Hong Kong: The Big Buddha, Po Lin Monastery, 360 Gondola and an Australian Interloper Called Shelby

Updated: Jun 10, 2019


Tian Tan Buddha, Hong Kong

There are several ways to get to the mountain-top monument. Cars, taxis and buses are rare, but available. But the most fun way to visit the statue is by the Ngong Ping 360 cable car. This aerial funicular transports visitors from the Tung Chung line to Ngong Ping. The cable lines are 5.7 miles long and took 12 years to complete.






Ticket prices vary with two cabins, different time schedules and child and senior offers as well.weekdays 10-6. weekends 9:30-6. The company also offers season passes and other event tickets available.





Most importantly, you can book your cable car online. This is the most important bit of advice I can give for the whole of my trip to Asia. Book Ahead. I figured we could just rock up to the monument, look around and be back to the hotel in an hour. Well, we were in the line for the cable car for more than an hour, just to buy the tickets. After that, we joined a different queue to alight the car. This was the time I met Shelby.



Shelby was my daughter's newly invented overly-eager Australian alter-ego who regaled us of tales from the Outback far longer than the four hour adventure into the Po Lin Monastery complex. She knew a lot about spiders and snakes, but not too much about this giant Buddha.




The remote Po Lin Monastery, hidden away by lush mountains, became a popular attraction when the extraordinary Tian Tan Buddha statue (informally known as the Big Buddha) was erected in 1993.



Sitting 34 metres high and facing north, this majestic bronze Buddha is a huge tourist attraction and draws pilgrims from all over the world.


The eyes, lips, incline of the head and right hand, which is raised to deliver a blessing to all, combine to bring a humbling depth of character and dignity to the massive Buddha. Climb the 268 steps for a closer look at this remarkable statue, and to enjoy the mountain and sea views surrounding it.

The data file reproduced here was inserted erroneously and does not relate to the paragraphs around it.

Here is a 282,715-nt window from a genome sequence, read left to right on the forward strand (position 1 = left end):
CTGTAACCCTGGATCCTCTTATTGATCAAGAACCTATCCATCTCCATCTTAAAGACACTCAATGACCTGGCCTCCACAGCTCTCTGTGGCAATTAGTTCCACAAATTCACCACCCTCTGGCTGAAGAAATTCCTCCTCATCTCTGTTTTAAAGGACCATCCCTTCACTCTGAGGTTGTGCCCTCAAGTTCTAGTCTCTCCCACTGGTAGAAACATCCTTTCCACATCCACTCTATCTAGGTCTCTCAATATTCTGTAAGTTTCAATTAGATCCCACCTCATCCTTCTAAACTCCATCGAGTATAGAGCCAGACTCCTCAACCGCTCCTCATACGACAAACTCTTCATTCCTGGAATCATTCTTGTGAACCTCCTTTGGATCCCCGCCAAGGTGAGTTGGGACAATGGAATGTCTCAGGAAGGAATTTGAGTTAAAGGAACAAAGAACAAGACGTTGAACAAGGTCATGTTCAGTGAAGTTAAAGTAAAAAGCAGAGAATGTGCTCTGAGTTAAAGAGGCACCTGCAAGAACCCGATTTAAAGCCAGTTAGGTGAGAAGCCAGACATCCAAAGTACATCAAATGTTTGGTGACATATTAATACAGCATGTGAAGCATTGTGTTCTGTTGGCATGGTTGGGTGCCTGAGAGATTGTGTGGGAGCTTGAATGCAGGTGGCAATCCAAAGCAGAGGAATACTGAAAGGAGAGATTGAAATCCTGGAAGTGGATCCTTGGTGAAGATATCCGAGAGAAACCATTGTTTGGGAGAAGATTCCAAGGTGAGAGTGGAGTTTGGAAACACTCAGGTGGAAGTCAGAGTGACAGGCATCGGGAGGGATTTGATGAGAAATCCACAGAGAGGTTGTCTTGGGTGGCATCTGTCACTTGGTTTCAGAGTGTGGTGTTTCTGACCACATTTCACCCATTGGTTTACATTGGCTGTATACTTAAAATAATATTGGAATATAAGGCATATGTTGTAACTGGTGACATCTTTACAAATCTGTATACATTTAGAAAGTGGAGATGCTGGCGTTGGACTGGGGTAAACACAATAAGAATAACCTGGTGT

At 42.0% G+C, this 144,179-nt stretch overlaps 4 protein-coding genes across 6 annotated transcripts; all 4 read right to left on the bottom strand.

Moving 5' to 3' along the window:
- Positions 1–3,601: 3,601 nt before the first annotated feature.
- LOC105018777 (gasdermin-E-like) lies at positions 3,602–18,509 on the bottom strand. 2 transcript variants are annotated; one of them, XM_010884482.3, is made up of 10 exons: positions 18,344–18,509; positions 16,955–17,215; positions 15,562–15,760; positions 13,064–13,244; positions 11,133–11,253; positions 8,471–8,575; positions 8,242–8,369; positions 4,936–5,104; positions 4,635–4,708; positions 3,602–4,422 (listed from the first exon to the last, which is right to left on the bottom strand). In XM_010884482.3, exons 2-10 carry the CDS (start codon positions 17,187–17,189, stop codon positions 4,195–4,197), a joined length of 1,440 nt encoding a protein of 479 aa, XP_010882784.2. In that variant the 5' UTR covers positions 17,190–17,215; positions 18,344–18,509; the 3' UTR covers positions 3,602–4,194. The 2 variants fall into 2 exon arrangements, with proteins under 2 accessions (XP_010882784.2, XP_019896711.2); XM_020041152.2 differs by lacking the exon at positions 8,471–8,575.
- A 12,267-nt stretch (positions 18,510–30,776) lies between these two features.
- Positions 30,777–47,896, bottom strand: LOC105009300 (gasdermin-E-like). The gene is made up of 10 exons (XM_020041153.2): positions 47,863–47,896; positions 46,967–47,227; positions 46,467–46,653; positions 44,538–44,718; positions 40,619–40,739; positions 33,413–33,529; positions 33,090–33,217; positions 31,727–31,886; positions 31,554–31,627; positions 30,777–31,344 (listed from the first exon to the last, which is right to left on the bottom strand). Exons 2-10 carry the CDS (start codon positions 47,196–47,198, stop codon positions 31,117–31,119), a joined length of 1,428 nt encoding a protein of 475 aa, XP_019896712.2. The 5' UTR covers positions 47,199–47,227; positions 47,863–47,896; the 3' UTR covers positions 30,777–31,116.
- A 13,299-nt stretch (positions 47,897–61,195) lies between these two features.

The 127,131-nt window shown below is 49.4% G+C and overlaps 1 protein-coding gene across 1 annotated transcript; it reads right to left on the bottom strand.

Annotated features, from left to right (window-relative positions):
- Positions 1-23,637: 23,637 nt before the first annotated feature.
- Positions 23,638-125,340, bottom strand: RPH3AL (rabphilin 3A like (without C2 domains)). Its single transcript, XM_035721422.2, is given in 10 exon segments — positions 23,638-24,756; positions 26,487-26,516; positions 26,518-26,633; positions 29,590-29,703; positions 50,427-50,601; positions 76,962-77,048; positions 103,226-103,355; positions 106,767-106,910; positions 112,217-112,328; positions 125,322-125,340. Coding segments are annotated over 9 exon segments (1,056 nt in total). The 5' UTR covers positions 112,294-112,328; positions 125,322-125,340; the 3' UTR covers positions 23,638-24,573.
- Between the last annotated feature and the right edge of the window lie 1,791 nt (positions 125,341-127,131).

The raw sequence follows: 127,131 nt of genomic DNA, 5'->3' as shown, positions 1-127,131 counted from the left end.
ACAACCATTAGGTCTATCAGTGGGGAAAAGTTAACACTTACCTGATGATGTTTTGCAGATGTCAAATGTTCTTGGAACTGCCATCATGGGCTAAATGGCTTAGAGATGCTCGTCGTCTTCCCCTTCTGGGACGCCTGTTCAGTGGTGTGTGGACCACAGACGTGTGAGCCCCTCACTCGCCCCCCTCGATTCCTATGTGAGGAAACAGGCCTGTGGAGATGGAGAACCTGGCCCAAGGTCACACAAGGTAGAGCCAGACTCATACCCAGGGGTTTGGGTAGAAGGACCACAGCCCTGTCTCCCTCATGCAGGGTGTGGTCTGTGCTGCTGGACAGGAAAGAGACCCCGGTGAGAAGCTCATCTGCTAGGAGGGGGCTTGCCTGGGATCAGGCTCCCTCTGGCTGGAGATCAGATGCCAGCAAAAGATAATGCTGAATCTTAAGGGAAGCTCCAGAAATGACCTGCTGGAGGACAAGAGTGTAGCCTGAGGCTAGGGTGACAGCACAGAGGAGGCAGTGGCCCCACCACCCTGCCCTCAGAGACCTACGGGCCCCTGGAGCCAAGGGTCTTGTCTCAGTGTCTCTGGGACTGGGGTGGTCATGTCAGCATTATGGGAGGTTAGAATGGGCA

Opposite the statue, the Po Lin Monastery is one of Hong Kong’s most important Buddhist sanctums and has been dubbed ‘the Buddhist World in the South’. Home to many a devout monk, this monastery is rich with colourful manifestations of Buddhist iconography and its pleasant garden is alive with birdsong and flowery scents. You can also enjoy a meal at its popular vegetarian restaurant.



In the shadows of the statue, the small village of Ngong Ping benefits from the many visitors each day. Shops selling curios and souvenirs line the short winding streets, and 'by golly', as Shelby would say, there is even a Starbucks! That frappe on a very long and hot day were very welcome iced-cold calories.




Shelby from Melbourne. She's not cool with waiting in line. But she does like Foster's and shrimps on the barbi.

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About Us

 

Fearing the empty nest? Don't! Since my children have flown the coup, I have had time to refocus on my passions of travel, art, and writing.  This little blog is a handy tool that helps me share what I have learned with others.

 

I grew up in the States, but have lived a large chunk of my adult life in the UK. I now split my time between London and South Africa as well as chasing the sun around the world. 

 

 When my nest emptied, I began to plan my trips according to my own schedule, indulging in going solo. Once one gets used to traveling solo, it can be a very freeing experience. I seek out interesting, informative and unique experiences, and proffer advice with my network of readers.  I also have a lot of fun!

 

 Spa retreats and personal growth travel are core to what I do.  If there was a master's degree in the art of booking massages, I would be a scholarship student! I also plan to conquer Europe one city break at a time and with all that effort, I need as many beach holidays as possible. 

 

So please enjoy reading my tales of travel. I hope you are encouraged to get on that plane and perhaps have a few giggles along the way.

-Beth

When my large family was quite young, we lived in several international postings. In an age before Google Translate,  I negotiated the grocery stores of foreign countries in search of tasty ingredients. I soon became an expert at discerning information from food labels and also learned to cook healthy, quick meals from local sources. 

 

From this experience, I became quite the foodie, even before 'foodie' was a word. And now as an empty-nester and devotee of food travel networks, I  interpret those old recipes into smaller, even tastier versions. 

 

Being an editor and food/wine travel columnist,  I travel the world sampling indigenous recipes which I share on Old Bag on a Plane. I also love wine!

-Phyl

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As we are all not traveling much, now would be a great time to share favourite travel, wellness, and food stories. We would love to include your best tales on this blog. If you would like to collaborate, please email us here at oldbagonaplane@gmail.com